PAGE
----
Smut Press’s goal? To ‘champion work that might not get published elsewhere – maybe a bit risqué or provocative’

What’s Next For?: Jack Scollard and Jordan Hearns on their publications that showcase queer artists

Jack Scollard and Jordan Hearns are the founders of Smut Press, a publishing project that provides a platform for queer artists, and where the ghosts, aspirations and adventures of night-time loom large.

The two London-based Irish artists had collaborated on a photography zine, Reverie, in 2020. The following year Hearns was inspired by a student exhibition at Paris Photo fair. “Everyone said they were making work for themselves and their friends,” he says. A penny dropped: he and Scollard should adopt the same approach in Ireland by, with Smut, starting something interesting.

Reverie contained the DNA of what would become Smut’s ongoing series of publications. The zine’s photographs, in which sweat and fog machines almost became characters, were often rooted in the now-closed Dublin DIY space Jigsaw. When they printed the second edition, more stockists came on board.

The goal of Smut, says Scollard, is to “champion work that might find it difficult to get published elsewhere – maybe a bit risqué or provocative. But the main basis is that we want to work with queer artists. Their work can get a little bit overlooked and under-represented. But there’s not necessarily any kind of driving sentiment. A lot of it is people we have built up relationships with over the years, so it feels very organic.”

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Hole in the Head, the press’s first zine, by Scollard, is a collection of photographs encompassing portraiture, clubbing and bodies. “My life feels really shaped by nightlife,” says Scollard. “It’s been the foundation of so many friendships since I moved to London. It’s helped me find housing; it just feels that it’s such a central part of my life and sense of belonging.” He cites the club Fold, in east London, as particularly important. “It’s funny – that’s a place where a lot of friendships were made, and led on to things that I wouldn’t have imagined.”

Hearns nods in agreement. “I echo that. I come from a music background. I’ve been in bands for years. So when I started clubbing, it was for music. I came out, started going to queer clubs; going to Jigsaw, specifically, was quite formative for me. Me and Jack became close by going to Jigsaw together, going to nights like Dip, and whatever else was on.”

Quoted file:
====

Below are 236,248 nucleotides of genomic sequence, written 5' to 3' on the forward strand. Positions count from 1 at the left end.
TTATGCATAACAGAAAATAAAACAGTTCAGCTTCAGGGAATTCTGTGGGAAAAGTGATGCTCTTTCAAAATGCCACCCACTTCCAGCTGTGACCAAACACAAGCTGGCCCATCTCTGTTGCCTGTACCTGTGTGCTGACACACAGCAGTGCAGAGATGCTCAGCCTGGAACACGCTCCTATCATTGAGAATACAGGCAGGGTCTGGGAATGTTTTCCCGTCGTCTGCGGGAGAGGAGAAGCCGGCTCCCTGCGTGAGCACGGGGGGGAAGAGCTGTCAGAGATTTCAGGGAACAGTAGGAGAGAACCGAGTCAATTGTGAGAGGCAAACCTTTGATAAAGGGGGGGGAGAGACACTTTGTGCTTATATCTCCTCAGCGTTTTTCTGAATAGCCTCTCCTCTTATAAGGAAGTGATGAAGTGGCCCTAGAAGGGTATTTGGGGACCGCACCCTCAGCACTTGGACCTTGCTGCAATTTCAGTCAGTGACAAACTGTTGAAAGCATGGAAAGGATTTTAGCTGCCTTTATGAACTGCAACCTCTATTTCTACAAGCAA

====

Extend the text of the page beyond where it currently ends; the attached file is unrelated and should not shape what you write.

Smut’s second zine, Feel Me, I’m Here with You, by Hearns, is a “romantic chronicle” of photographs produced over the course of the year in Dublin, Lisbon, Paris and London. Blurred city lights from bridges, airline views of clouds, clasped hands and bedroom doors all detail moments of movement and pause.

The Horny of Plenty, by Scollard, documents a year of living in London, from lake swims to house parties. The photographs in Close One’s Eyes, by Peter Greene, offer moments of diffuse beauty in bedrooms and bars. Dani d’Ingeo’s New Order is rooted in southern Italy, where “as a queer child and teenager they often felt rejected” but returned “to establish a new, renovated connection with their roots”.

At the 2023 Tsundoku Art Book Fair in Dublin, Smut Press showcased What Began as Desire, a collection of postcards by 11 artists – David Lindert, Issey Goold, Michele Baron, Léann Herlihy, Tobias Huschka, Augustin Puzio, Brian Teeling, Tyler Kelly, Kyle Quinn, Simon Dyer and Nicholas Flanagan – plus an essay by the curator Iarlaith Ní Fheorais.

Just three years after that Paris Photo moment, a bit of a full-circle moment is in the offing, as Smut has been invited to next month’s Paris Ass Book Fair, “which is one of the largest queer book fairs probably going on in the world right now,” says Scollard. They’re keeping under wraps the new publication and project that they’ll be presenting at Palais de Tokyo.

An inspiration for Scollard is Spyros Rennt, the Berlin-based Greek photographer, whose most recent published work is the book Corporeal, as well as the London photographer Roxy Lee. Hearns foregrounds the influence of the Dublin artists Brian Teeling and Dorje de Burgh. “I was influenced obviously by Wolfgang Tillmans, but I think for me it came back to that local level, where I was seeing the way they worked, and the way they produced work. Also people from Jigsaw, seeing their resilience in producing work, helped me a lot in terms of feeling comfortable doing what we do. Dorje is incredible. He’s probably my favourite Irish artist. His work is amazing. He’s a big influence. His attitude towards photography and representation of himself was really formative for me, still is and always will be.”

Smut’s progress appears as exciting to its founders as it does to its audience. “I feel really proud of it as a project,” says Scollard. “I never anticipated it getting to this point. You start off on a project and you never know if it’s going to stick or not. There was always a chance that we might have done that first publication and run out of steam. It does require a lot of energy to keep sustaining things, but it’s a snowball effect. You get more people involved, more people take interest, more people want to be a part of it. It just builds.”